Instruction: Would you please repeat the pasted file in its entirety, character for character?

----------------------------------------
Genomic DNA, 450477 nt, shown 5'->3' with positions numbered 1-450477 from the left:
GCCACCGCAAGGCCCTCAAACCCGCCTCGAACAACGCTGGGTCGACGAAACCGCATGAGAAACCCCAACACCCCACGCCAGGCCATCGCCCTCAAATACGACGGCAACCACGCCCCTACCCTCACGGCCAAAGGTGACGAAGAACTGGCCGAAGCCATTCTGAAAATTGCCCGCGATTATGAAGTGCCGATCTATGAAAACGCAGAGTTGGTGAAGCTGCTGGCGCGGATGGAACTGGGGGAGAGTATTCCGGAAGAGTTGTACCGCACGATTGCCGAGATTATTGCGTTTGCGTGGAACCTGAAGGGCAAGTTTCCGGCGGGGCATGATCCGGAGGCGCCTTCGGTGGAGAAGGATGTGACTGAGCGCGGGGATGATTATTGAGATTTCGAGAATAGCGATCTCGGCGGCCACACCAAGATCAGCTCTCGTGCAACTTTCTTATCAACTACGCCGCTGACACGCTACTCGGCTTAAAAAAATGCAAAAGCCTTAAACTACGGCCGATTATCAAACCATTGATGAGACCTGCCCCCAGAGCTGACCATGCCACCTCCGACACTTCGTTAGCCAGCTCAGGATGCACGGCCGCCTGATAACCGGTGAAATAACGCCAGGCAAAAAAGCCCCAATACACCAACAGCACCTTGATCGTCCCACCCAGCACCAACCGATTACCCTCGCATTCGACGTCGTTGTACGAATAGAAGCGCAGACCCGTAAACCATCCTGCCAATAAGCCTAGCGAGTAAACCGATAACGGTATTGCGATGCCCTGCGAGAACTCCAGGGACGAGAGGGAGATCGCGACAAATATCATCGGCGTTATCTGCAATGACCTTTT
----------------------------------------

Genomic DNA, 450477 nt, shown 5'->3' with positions numbered 1-450477 from the left:
GCCACCGCAAGGCCCTCAAACCCGCCTCGAACAACGCTGGGTCGACGAAACCGCATGAGAAACCCCAACACCCCACGCCAGGCCATCGCCCTCAAATACGACGGCAACCACGCCCCTACCCTCACGGCCAAAGGTGACGAAGAACTGGCCGAAGCCATTCTGAAAATTGCCCGCGATTATGAAGTGCCGATCTATGAAAACGCAGAGTTGGTGAAGCTGCTGGCGCGGATGGAACTGGGGGAGAGTATTCCGGAAGAGTTGTACCGCACGATTGCCGAGATTATTGCGTTTGCGTGGAACCTGAAGGGCAAGTTTCCGGCGGGGCATGATCCGGAGGCGCCTTCGGTGGAGAAGGATGTGACTGAGCGCGGGGATGATTATTGAGATTTCGAGAATAGCGATCTCGGCGGCCACACCAAGATCAGCTCTCGTGCAACTTTCTTATCAACTACGCCGCTGACACGCTACTCGGCTTAAAAAAATGCAAAAGCCTTAAACTACGGCCGATTATCAAACCATTGATGAGACCTGCCCCCAGAGCTGACCATGCCACCTCCGACACTTCGTTAGCCAGCTCAGGATGCACGGCCGCCTGATAACCGGTGAAATAACGCCAGGCAAAAAAGCCCCAATACACCAACAGCACCTTGATCGTCCCACCCAGCACCAACCGATTACCCTCGCATTCGACGTCGTTGTACGAATAGAAGCGCAGACCCGTAAACCATCCTGCCAATAAGCCTAGCGAGTAAACCGATAACGGTATTGCGATGCCCTGCGAGAACTCCAGGGACGAGAGGGAGATCGCGACAAATATCATCGGCGTTATCTGCAATGACCTTTT